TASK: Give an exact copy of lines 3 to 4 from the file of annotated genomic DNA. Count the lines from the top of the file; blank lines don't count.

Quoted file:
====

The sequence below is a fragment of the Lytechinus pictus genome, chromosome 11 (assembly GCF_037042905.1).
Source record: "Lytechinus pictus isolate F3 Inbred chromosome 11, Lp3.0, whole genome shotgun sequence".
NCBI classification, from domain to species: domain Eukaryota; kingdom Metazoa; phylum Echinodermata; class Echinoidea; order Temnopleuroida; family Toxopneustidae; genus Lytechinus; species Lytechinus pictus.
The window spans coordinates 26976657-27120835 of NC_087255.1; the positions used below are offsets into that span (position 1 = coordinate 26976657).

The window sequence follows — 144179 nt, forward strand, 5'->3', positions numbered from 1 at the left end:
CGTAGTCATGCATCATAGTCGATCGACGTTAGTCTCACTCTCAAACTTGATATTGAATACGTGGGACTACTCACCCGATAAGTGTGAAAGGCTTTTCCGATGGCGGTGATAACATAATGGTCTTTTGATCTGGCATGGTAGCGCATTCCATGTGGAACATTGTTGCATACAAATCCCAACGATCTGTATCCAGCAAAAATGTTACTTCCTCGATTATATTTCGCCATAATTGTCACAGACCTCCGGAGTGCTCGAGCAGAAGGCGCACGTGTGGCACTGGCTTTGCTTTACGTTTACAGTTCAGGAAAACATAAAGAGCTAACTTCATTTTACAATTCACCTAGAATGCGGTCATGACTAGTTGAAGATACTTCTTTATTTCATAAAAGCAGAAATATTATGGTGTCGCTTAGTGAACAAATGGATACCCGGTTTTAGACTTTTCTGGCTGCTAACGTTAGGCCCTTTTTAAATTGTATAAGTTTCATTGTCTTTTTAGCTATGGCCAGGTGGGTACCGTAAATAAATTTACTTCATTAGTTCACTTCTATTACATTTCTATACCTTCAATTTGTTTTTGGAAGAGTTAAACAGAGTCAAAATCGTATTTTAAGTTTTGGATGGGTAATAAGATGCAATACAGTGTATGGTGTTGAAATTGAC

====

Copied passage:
NCBI classification, from domain to species: domain Eukaryota; kingdom Metazoa; phylum Echinodermata; class Echinoidea; order Temnopleuroida; family Toxopneustidae; genus Lytechinus; species Lytechinus pictus.
The window spans coordinates 26976657-27120835 of NC_087255.1; the positions used below are offsets into that span (position 1 = coordinate 26976657).